By Dave Kretzschmar, KLT Education Director
There is still snow on the ground, but all around me the signs of spring are slowly making themselves felt. Water is changing from its solid state of ice and snow to drips off the eaves and little streams and rivulets are running everywhere. Across the road, a grassy meadow is once again flooded and playing host to its yearly gathering of Canadian geese and mallards. Small green buds are making their first tentative forays in to the light and my 21-year-old cat, Captain Krunkles, is once again lazing in the sunshine outside.
My internal alarm clock had been nudging me for a few days but I kept subconsciously hitting the snooze button. Suddenly, as if sitting bolt upright in bed already ten minutes late, I realized it was time to tap the maple tree. A hundred years ago, the owner of our farmhouse planted a maple tree at the northwest corner of the house. Today she is towering beauty, majestic in every season. Forty-eight inches around in girth and spreading into a graceful crown. I often climb and sit up in her to think and breathe.
Tapping maple trees is a spring ritual that many practice back in New England, but that few are familiar with here in the west. My wife and I started experimenting with tapping our tree several years ago when a friend gave us two taps and encouraged us to try it. There is often only a narrow window in which to tap maple trees, the ideal conditions being nighttime temps of 20 F and daytime temps of 40 F. A big tree like ours can handle 3-4 taps, but smaller trees should only have one or two. I run clear tubing from the tap to five gallon glass carboys on the ground and empty them every day. In a good year, we harvest 40 gallons of sap from the tree, which yields about 1 gallon of finished syrup. There is something magical about tapping the tree, I walk slowly around it and thank it every year before I begin and then continue to thank it all through the harvest. To see the lifeblood of the tree dripping out in steady streams (it tastes refreshing straight from the tree) and to wonder at the sheer volume moving from the roots up to the crown is awe inspiring. Any tree in the Acer family can be tapped and syrup made from its sap, a friend of mine even taps Box Elder. Done correctly, no harm is done to the tree and the holes heal up quickly. So next time you think about tapping your maple just get out there and give it a try, you will thank yourself later as you eat homemade maple syrup, there’s nothing sweeter.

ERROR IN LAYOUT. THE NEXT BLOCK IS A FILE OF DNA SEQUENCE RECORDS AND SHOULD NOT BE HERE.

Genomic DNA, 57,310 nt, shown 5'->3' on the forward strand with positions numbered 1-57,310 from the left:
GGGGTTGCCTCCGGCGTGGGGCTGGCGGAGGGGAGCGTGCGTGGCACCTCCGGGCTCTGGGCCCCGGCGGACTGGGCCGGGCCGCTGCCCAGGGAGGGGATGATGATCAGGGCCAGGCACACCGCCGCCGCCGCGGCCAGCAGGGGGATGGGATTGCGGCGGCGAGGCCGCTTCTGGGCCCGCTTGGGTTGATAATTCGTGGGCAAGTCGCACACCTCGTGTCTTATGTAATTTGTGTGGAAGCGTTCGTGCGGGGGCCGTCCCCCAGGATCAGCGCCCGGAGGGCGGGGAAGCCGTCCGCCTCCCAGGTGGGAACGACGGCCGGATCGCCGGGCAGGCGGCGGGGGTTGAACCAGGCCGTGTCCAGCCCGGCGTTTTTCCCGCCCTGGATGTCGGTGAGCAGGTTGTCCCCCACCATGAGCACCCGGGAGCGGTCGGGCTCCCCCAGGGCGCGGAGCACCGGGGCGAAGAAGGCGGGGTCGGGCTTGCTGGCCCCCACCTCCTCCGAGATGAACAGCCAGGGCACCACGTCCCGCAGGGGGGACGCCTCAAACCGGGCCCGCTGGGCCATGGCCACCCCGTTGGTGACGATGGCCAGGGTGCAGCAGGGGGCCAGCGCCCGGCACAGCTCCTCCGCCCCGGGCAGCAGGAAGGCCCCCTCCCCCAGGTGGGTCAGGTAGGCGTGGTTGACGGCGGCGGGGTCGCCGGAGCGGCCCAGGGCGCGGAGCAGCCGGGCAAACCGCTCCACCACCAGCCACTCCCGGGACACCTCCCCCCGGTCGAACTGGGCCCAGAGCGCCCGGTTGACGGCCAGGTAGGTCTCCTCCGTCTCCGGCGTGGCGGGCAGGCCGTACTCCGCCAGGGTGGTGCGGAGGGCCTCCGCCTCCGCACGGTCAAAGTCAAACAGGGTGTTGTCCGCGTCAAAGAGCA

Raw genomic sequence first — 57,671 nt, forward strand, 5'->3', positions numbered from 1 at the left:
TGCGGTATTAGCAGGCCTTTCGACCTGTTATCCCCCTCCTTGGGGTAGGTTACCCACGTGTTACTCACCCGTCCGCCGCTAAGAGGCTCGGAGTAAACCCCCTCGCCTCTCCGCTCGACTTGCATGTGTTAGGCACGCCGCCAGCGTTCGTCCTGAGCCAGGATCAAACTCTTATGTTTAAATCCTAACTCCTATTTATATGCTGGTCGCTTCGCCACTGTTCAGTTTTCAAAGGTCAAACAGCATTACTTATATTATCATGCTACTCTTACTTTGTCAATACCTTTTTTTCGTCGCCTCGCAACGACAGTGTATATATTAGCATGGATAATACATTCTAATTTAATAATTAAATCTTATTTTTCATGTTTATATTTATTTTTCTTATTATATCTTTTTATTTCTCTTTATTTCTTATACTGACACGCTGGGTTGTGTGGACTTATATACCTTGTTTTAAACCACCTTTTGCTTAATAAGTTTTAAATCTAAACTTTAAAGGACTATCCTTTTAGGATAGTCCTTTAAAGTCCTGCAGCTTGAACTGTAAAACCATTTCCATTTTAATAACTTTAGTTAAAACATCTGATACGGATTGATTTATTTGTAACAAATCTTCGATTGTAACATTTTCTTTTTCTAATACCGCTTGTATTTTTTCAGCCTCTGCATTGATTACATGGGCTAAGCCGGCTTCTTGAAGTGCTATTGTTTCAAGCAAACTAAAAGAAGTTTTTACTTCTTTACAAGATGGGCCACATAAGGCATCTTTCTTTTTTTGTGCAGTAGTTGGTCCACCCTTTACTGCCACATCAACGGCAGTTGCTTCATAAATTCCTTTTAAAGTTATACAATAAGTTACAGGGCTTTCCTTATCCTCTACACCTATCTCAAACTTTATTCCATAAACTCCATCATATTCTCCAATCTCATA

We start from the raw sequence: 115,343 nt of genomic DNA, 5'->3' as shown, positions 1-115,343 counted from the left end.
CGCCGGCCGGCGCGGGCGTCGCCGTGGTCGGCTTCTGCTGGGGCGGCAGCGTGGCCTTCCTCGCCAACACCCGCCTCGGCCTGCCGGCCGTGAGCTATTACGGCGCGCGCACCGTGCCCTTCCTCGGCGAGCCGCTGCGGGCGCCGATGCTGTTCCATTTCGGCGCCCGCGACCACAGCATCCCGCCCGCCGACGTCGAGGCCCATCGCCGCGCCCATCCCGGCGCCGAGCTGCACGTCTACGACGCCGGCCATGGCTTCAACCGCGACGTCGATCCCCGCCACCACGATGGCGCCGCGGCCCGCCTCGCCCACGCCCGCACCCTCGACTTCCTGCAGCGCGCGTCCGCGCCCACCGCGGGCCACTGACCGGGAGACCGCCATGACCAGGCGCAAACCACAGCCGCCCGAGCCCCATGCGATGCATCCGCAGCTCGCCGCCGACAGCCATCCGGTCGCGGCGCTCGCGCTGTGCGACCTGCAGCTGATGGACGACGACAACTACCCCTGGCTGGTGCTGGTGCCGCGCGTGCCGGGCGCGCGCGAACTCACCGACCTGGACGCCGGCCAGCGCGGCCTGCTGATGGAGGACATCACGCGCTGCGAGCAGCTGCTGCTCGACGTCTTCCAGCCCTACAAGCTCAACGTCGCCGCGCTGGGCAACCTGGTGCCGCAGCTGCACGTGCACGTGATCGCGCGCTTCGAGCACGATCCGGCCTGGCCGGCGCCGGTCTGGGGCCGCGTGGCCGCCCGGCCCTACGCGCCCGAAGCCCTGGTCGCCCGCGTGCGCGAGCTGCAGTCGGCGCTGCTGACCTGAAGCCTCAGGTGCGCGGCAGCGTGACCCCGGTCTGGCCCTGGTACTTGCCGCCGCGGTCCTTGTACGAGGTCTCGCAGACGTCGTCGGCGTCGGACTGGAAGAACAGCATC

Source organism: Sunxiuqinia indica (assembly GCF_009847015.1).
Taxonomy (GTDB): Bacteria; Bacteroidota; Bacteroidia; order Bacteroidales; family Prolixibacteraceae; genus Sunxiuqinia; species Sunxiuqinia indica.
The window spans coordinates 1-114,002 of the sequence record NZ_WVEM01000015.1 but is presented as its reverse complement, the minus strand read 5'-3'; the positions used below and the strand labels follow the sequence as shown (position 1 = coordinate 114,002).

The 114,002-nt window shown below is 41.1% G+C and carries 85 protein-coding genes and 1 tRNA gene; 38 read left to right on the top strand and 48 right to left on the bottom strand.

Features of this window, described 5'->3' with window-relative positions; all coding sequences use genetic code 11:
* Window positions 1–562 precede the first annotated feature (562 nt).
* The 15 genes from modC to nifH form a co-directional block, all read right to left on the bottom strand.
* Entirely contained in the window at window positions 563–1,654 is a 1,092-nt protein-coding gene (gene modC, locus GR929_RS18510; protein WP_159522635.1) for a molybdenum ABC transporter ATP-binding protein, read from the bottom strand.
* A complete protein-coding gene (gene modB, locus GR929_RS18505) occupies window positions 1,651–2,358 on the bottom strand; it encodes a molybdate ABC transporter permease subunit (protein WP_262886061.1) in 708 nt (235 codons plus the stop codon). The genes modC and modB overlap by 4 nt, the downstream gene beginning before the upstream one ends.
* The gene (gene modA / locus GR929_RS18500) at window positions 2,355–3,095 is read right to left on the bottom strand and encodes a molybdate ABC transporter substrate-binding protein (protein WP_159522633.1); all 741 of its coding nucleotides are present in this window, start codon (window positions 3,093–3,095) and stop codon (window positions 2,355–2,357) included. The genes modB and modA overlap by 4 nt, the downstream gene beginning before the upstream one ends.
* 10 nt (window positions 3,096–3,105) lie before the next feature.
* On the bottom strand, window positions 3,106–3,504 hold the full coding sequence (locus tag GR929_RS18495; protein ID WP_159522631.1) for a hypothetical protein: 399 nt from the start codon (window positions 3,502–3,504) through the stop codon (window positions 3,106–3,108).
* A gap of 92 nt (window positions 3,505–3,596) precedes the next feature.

For more technical information on tapping tree, check out: https://tapmytrees.com/tap-tree/
In this week’s educational activity, you can find your own spring awakenings by looking and listening for returning birds, and trying to identify as many of them as possible. This activity can be completed in your back yard, the park, or on a walk, depending on what is best for your family.
Great resources to help identify birds can be found at:
You can download the printable sheet here: Spring Bird Scavenger Hunt. This activity is recommended for ages 8 and older.
For younger children, ages 4 – 7, you can download a color-based scavenger hunt here: Color Scavenger Hunt